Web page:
Sport in the time of COVID-19 is a no-no. Fear looms large as every country on the planet comes to terms with the coronavirus scourge that is playing havoc with the human race.
With life coming to a standstill, sport has obviously been pushed way down in the priority list. Even three weeks back, the situation didn’t look as grim. In fact, several events across multiple disciplines were being held in different parts of the world, and drawing big crowds too.
The virus, it may be recalled, had originated in Wuhan, travelled through several other parts in China, and then crossed the country’s borders, eventually exploding into a pandemic that was to envelope the entire globe. Except a few experts on such issues, nobody thought the virus would spiral out of control so rapidly and cause so many deaths. Once fatalities started rising exponentially, and not restricted by country, race, colour, class or caste, the world went into a paranoid tailspin.
Organisers of sports events and tournaments were busy finalising deals and itineraries to make this year among the most significant and rewarding in history (remember, this is the year of the Olympics) were among those caught on the wrong foot.
The absence of visible evidence – in hindsight, also a state of denial initially – that the disease would conquer the world, as it were, within a few weeks offered no reason for sports administrators and organisers to rethink and reschedule events.
In the second week of March, I was in Melbourne for the ICC Women’s T20 World Cup final where India clashed with Australia. The event, played on International Women’s Day was heavily promoted, and almost drew a capacity crowd into the MCG. The stated aim was to break the earlier record for a women’s final (90k in a football final in Brazil), and this got a great deal of traction worldwide. Eventually, the T20 cricket final fell short by around 5000 people, but there was a reason for it.
“We would have got the record, but apprehensions about the Corona virus has kept some people holding tickets away, for the demand was heavy,” an MCG official told me at the ground. He was probably right, because there were many – including among the staff in the hotel where we were staying – keen to see the final. “Given a choice, I would rather be at the match than here,” a young lady told me as I was leaving for the ground.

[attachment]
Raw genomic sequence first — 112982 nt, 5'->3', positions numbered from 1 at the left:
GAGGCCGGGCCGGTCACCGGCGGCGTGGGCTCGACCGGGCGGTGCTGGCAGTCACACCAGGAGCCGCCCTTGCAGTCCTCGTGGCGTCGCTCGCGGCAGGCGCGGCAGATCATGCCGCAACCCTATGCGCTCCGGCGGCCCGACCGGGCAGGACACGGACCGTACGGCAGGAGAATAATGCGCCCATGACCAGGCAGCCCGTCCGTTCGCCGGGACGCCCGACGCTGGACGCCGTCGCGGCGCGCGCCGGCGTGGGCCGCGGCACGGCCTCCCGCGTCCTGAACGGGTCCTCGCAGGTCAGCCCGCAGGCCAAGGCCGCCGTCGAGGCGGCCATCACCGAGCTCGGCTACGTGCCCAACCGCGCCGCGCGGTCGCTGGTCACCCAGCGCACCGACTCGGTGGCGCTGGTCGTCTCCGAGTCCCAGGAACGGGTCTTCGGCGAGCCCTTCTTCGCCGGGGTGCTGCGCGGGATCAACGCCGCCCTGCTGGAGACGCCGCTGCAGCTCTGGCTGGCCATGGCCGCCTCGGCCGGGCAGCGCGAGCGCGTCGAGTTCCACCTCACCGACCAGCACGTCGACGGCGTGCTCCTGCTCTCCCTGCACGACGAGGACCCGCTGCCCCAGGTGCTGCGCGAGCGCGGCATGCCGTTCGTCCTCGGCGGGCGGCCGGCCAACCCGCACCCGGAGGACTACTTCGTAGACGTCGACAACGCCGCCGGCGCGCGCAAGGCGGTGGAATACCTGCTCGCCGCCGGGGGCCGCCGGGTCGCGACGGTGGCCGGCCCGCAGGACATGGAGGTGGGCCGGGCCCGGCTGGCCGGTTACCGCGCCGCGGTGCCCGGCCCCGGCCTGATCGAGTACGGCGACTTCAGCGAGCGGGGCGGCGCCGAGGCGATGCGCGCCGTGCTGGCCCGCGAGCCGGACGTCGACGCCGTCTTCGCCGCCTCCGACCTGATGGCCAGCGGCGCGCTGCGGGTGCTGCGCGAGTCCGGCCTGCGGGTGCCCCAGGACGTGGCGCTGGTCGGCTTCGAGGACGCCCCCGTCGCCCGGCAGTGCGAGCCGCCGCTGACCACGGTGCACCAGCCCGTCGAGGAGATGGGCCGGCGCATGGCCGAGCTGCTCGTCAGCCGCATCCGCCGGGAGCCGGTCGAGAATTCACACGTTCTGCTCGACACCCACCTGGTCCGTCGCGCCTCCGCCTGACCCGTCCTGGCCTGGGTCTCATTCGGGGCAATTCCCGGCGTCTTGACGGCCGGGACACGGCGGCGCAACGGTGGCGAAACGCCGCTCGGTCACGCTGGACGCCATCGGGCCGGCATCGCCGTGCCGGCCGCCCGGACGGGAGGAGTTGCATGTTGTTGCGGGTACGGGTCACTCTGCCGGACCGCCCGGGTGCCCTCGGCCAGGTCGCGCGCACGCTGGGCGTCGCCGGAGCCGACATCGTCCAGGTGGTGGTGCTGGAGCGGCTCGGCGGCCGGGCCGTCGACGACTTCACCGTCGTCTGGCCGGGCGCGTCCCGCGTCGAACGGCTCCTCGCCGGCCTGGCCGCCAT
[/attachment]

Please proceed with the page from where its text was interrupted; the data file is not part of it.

Nevertheless, getting 86000-plus fans into the MCG was a fantastic achievement. And the mood was both electric and festive. The notable thing was that the stands were filled with families, a huge number of fans being children.
I am dwelling on this in some detail to highlight that while there was already wide debate and discussion about COVID-19, not many people saw it as the big threat it was to become within a day or two of the final Women’s T20 final.
At that point in time, major sports events were being staged in different parts of the world and even more were on the anvil viz the Melbourne Grand Prix, Australia versus New Zealand ODIs, the All England Badminton etc, apart from many qualifying events for the 2020 Tokyo Olympics. And the Indian Premier League, of course.
The alert by the World Health Organisation (WHO) declaring COVID-19 as a pandemic,, which came barely a day after the Women’s T20 final, brought leaders all over the world out of their stupor to take strong pre-emptive action. Sports events all were an immediate casualty.
As more and more cases started being detected in different countries – with some like Iran and and Italy showing a high percentage of deaths – pressure on sports tournaments, promoters, administrators, players et al, became too big to ignore or brush under the carpet.
Within a couple of days, the NBA suspended its season, international tennis tournaments and football matches were scrapped, car and horse racing events were deferred. This list is not exhaustive, but highlights the mood that had enveloped the world of sport.
Some tournaments resisted change in itinerary, or bought time by hosting matches only for TV audiences, disallowing spectators into the stadium. The first Australia-New Zealand ODI, for example. But this stodginess too melted as COVID-19’s tentacles now gripped the globe.
The BCCI, too, delayed taking a call on the IPL till an advisory from the ministry of external affairs (MEA) that the league be postponed. The advisory left the final decision to the BCCI, but the issue had been sealed.
The IPL has been suspended till April 15. Given how the crisis was unraveling, this was the correct decision, however harsh it may be on the BCCI’s coffers. The COVID-19 crisis is like nothing seen in human history. To be cavalier about it would be catastrophic.
While sport is very important in life, it is not more important than life itself. That is what must be top priority for everyone all over the world.
The writer is a senior journalist who has been writing on the sport for over 40 years.